Last night I was one of eight speakers who took part in the second Stories From the Dark Side event here in Salem, Oregon.
I enjoyed myself.
The organizers kindly provided a bottle of Jack Daniels and a couple of shot glasses in the Grand Theatre's "green room." Plus, Santiam Brewing Company had some dark stout on tap in the lobby. I managed to get myself in a great story-telling frame of mind via a balanced blend of coffee, beer, and whiskey.
I talked about my one hour with my father. That is one of my favorite blog posts, mostly because I wrote it in a burst of from-the-heart honesty. I ended it with:
When the door shut behind me and I started walking down the corridor to my rented car, I was so happy. Not happy that I had finally gotten to meet my father—happy that I would never have to see my father again.
Which I never did.
Moral to this story? If there is one, it’s that fantasies aren’t reality and what you get in life often is better than what you want in life. Growing up, I wanted my father. When I was grown up, that one hour with him taught me that I was hugely better off fatherless. I’m already too much like him. If I had grown up with him, I might have become him.
That’s too scary to think about. Time for a mind-cleansing nap, hopefully with fatherless dreams.
The whole Stories from the Dark Side experience reminded me a lot of church. After intermission (I was the second speaker, so was done for the evening) I sat in the audience with my wife, enjoying the captivating stories from other people.
There was a strong feeling of communion -- not the wafer kind, the connection kind -- between everybody in the Grand Theatre. The emotions being shared were feelings we all have had. Sure, not exactly as related by the speakers. But really similar.
Isn't this what religions are supposed to bring us?
A sense of being connected with the cosmos; a realization that we are not alone; a knowing that whatever we are going through, a helping hand and shoulder to lean on are available. I sure felt all that last night.
I barely knew the organizers and only had met one of the other speakers prior to the event. But a bond instantly was formed between us. Also with the audience, many of whom I talked with at some point during the evening.
Here's a backstage photo of most of the speakers. (Ego-centered observation: I was wearing a loose untucked shirt, so my lean, mean senior citizen body couldn't reveal its muscled contours; or, if you prefer a darker spin on my appearance, my "six-pack" has lost a few over the years.)
I've been to lots of church services, albeit mostly of the eastern religion "satsang" variety.
I felt just as warmly inspired last night as at any of the churchly meetings I've been to in my 65 years of living. And no, it wasn't the glass of beer and shot of whiskey that made me feel that way. It was the refreshing honesty of everybody in the room.
Which often is sorely lacking in religious sorts of gatherings. Platitudes are spouted rather than truth-telling. I didn't hear one false word from any of the Stories from the Dark Side speakers. It was all raw this is the way it was.
And is. I alluded to that fact at the end of my ten minute or so talk.
Up until that one hour I spent with my father when I in my early thirties, I'd longed to know what my missing parent was like. Not having a father in the home deeply bothered me when I was a child. Later I was much more accepting of his absence from my life.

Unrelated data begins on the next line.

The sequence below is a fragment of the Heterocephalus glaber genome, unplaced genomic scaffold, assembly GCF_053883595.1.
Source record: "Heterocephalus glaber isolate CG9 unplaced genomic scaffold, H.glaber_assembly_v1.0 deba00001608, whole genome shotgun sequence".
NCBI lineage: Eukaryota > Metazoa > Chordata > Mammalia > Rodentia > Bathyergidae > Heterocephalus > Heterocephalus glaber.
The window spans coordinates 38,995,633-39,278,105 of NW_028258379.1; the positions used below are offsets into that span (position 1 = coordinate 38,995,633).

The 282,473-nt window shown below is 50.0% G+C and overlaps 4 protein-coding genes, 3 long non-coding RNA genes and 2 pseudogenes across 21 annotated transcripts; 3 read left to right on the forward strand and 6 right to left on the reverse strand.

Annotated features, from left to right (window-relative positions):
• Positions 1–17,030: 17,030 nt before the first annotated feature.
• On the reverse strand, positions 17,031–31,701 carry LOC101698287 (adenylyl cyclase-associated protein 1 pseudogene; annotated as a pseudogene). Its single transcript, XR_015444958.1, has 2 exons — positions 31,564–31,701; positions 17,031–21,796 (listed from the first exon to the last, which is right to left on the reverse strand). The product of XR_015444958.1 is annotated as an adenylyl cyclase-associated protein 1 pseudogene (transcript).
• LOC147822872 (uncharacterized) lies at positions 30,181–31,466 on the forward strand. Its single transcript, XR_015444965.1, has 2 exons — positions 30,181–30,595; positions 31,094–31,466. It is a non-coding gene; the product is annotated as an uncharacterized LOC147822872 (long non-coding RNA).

However, I still had a sense that, as I said last night, I was missing out on a parental ice cream cone -- since I only was able to partake of the "meat and potatoes" of what my mother was able to offer me. It sustained me as a kid, but I was jealous of how other children were able to enjoy the extras a father had to offer.
After meeting my father, though, that feeling went away. In the words of last night's Stories from the Dark Side theme, gone for good.
But not really. Because I've come to this realization:
In a very real way, the father I wanted to know always has been intimately connected with me. After all, he supplied half of my genetic heritage. I am him, along with my mother. And along with each of their relatives going all the way back to the first stirrings of life on earth.
I, and all of us, are multitudes. (To not coin a phrase.)
My father lives within, and as, me. Naturally I don't experience life as he did. Likely, though, my feelings, emotions, thoughts, and ways of looking at the world bear more than a little resemblance to his. This insight hit me more deeply than it ever had before as I was preparing for last night's Dark Side story.
About half the time I ran through what I wanted to say, I'd start to cry. Not out of sadness; out of something deeper. Hard to explain. It was like I had come closer to a truth that always had been part of me, but which I'd failed to recognize.
Pretty similar to how I look at religiosity these days. Religions would have us believe that we are missing something only they can provide.
Well, I much prefer the implicit philosophy of Stories from the Dark Side. Nothing is lacking in us. We just need to embrace every side of ourselves, and of life. Darkness as well as light. Sorrow as well as joy. There is no such thing as a coin with only one side.
Update: Today I came across a passage in Barbara Brown Taylor's "Learning to Walk in the Dark" that nicely expresses this:
What such people stand to discover, Greenspan says, is the close relationship between "individual heartbreak and the brokenheartedness of the world." While those who are frightened by the primal energy of dark emotions try to avoid them, becoming more and more cut off from the world at large, those who are willing to wrestle with angels break out of their isolation by dirtying their hands with the emotions that rattle them most.
A video from the Dark Side folks conveys the same message.